Christmas Carols, Ancient And Modern

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XV
sents of robes, &c. as marks of his royal favour; after which they proceeded to business.*
Polydore Virgil says,f that it was the custom of the English, as early as the reign of Henry the Second (about 1170) to celebrate their Christmas with plays, masques, and magnificent spectacles, to­gether with games at dice and dancing; he derives many of the particulars from the Roman Saturnalia, and considers the Christmas Prince, or Lord of Mis­rule, a personage almost peculiar to this country. From this time mummeries J and disguisings, with plays and pageants, appear to have been introduced among the diversions of the king and nobles at Christmas ; but they were probably in vogue among the inferior orders at an earlier period, though of a description rude as their habits and poor as their means. They are supposed to have been derived from the custom of the Heathens during some of their festivals, on the Kalends of January, to go about in disguises as wild beasts and cattle, and the sexes also exchanging apparel : a practice pro­ductive of many abuses, and much opposed by the clergy, when they found many of the early Chris-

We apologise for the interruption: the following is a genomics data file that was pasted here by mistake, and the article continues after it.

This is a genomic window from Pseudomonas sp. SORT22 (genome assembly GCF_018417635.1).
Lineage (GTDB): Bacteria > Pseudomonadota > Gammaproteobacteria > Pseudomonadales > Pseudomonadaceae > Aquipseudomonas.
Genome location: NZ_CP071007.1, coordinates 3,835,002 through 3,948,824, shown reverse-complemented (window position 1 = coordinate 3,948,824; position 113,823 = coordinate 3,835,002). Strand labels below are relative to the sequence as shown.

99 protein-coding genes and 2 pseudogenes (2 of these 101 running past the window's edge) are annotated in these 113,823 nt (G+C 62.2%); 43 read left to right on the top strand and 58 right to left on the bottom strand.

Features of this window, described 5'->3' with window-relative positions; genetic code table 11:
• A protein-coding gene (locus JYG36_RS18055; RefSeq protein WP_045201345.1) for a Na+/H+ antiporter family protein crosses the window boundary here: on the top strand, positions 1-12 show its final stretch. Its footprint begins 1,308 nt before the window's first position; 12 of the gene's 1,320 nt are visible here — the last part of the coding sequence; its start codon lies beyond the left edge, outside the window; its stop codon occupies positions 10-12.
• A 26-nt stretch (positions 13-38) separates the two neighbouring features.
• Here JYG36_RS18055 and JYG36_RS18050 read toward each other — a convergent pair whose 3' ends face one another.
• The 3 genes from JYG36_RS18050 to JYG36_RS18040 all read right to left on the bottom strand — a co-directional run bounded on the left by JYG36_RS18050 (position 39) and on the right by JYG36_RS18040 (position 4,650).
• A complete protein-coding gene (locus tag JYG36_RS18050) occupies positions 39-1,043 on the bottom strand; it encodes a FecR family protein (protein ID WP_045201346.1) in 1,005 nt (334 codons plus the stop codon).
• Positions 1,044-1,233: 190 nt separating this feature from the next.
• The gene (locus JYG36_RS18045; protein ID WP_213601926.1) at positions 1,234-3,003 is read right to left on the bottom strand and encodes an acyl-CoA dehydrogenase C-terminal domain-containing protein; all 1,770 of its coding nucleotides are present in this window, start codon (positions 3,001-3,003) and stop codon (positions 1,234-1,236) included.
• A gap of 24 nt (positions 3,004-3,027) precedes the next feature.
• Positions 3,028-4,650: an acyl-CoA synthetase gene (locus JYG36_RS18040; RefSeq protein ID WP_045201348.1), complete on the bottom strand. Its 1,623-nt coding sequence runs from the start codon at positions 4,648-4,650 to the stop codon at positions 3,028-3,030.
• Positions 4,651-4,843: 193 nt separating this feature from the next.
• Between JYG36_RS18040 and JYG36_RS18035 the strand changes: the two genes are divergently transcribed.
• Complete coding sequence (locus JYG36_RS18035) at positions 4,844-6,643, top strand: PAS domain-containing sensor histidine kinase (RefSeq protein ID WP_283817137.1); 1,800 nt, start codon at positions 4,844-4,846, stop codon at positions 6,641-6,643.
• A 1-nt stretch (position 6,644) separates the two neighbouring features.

* Henry's History of England, vol. vi. p. 13. In some of the romances of the age may also be found references to this custom, as, for example, in Richard Coer de Lion, (written prior to 1300,) line 1773 & seq.
Christmas is a time full honest;
Kyng Richard it honoured with gret feste.
All his clerks and barouns
Were set in their pavylouns,
And served with grete plente
Of mete and drink and each dainte\
Weber s Metrical Romances, vol. ii. p. 70.
f Hist. Angl. lib. 13.^
2 The word mumm is said to be derived from the Danish; to disguise with a mask.

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